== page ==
Claims like Shirley Anderson's have only recently come before courts in significant numbers, but more like them are expected to hit the courts in the coming decade. Queen's University law professor Nick Bala says the bulk of claims (including six reported in B.C.) date to the past 10 years. And it's not just in Canada. In Singapore last year, the number of parents filing for filial support doubled from a year earlier, to an annual 200 cases. Bala isn't predicting a sudden flood of cases. Parents, even if destitute, will be reluctant to enforce the obligation out of shame. And unless "sonny boy's a stockbroker driving a Lexus," success isn't guaranteed, says Surrey lawyer David Greig: a child must have means to pay support.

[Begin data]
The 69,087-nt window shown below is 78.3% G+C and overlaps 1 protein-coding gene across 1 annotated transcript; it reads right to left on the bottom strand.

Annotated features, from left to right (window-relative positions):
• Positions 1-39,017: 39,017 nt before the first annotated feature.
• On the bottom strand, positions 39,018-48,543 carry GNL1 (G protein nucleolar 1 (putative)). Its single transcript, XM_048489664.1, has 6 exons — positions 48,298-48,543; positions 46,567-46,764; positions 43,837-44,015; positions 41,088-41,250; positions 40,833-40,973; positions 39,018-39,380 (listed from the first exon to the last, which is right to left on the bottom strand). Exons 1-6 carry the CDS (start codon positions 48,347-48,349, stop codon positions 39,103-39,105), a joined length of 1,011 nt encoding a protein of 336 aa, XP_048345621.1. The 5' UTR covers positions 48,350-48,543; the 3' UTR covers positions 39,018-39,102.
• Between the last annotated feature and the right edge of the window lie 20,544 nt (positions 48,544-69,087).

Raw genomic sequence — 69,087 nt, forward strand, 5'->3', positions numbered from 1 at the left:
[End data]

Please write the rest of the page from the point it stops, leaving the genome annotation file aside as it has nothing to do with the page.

In August, the Andersons go to court. The judge will consider the children's liabilities, responsibilities and net worth. Ken and his wife, Sherry, say they have little money saved for their own retirement.
Meanwhile, in the U.S., where some on the political right argue for wider enforcement of these laws to ease the growing strain on the public purse, third parties have begun using them to force adult children to pay their parents' bills. Last year, Don Grant, an unemployed Pennsylvania dad wrestling with a mortgage and his daughter's college tuition, was successfully sued by a hospital using the state's filial statute when his 72-year-old mom skipped her bill. Grant, raised by his grandparents and estranged from his mom, didn't even know she was in hospital.
Information is current as of the original date of publication.